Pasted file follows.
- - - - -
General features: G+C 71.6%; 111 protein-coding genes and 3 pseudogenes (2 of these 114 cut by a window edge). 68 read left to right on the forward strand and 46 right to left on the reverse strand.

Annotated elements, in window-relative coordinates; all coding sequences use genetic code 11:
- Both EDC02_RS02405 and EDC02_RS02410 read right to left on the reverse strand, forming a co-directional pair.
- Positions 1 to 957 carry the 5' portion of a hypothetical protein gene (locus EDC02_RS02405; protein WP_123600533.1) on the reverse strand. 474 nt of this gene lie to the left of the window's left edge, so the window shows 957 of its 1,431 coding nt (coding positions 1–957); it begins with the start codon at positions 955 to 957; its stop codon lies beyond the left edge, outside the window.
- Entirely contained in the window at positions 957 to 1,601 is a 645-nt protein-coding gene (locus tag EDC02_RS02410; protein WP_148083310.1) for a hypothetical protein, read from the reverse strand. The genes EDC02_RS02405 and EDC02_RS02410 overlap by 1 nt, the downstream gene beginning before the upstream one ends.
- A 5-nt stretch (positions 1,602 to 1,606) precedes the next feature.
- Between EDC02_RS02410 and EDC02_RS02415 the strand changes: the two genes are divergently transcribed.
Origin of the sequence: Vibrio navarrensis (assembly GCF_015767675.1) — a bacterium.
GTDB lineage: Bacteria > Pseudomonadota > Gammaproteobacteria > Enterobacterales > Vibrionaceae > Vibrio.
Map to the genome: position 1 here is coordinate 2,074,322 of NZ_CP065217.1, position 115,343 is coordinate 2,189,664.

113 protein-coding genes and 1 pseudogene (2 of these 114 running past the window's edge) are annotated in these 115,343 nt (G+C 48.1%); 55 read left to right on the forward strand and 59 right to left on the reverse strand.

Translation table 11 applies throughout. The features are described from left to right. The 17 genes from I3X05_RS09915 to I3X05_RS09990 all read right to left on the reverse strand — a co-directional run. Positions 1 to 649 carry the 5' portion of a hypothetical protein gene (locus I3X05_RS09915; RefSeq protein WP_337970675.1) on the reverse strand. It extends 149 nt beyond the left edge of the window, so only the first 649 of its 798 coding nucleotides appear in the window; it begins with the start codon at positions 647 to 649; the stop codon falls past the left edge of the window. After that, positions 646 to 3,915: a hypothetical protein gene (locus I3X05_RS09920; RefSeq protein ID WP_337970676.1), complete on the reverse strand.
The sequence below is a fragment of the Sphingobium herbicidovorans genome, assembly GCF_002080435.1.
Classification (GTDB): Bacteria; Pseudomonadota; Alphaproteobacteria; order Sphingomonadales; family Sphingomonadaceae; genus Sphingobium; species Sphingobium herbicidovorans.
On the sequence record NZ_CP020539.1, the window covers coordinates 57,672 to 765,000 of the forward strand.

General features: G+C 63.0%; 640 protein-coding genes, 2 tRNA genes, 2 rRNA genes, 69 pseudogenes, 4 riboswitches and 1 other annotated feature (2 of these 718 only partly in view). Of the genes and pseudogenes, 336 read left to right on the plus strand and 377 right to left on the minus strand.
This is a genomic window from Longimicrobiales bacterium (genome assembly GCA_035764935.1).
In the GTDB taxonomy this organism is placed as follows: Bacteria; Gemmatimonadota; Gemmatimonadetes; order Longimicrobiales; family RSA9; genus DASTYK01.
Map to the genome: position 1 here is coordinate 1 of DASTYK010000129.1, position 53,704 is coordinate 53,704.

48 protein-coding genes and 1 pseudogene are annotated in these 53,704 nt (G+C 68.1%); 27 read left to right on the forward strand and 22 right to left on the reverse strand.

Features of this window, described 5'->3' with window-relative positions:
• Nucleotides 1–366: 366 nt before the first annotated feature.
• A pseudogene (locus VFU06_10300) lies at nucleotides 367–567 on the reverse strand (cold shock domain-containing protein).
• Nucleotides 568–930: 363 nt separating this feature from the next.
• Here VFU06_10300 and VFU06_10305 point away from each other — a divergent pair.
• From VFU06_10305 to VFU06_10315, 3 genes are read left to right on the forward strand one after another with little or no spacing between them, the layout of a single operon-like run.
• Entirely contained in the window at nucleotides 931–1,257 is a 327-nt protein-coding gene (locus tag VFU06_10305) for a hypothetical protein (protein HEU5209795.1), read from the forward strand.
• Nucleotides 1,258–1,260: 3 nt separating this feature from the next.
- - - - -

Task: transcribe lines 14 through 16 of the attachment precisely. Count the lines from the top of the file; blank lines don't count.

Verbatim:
Classification (GTDB): Bacteria; Pseudomonadota; Alphaproteobacteria; order Sphingomonadales; family Sphingomonadaceae; genus Sphingobium; species Sphingobium herbicidovorans.
On the sequence record NZ_CP020539.1, the window covers coordinates 57,672 to 765,000 of the forward strand.

General features: G+C 63.0%; 640 protein-coding genes, 2 tRNA genes, 2 rRNA genes, 69 pseudogenes, 4 riboswitches and 1 other annotated feature (2 of these 718 only partly in view). Of the genes and pseudogenes, 336 read left to right on the plus strand and 377 right to left on the minus strand.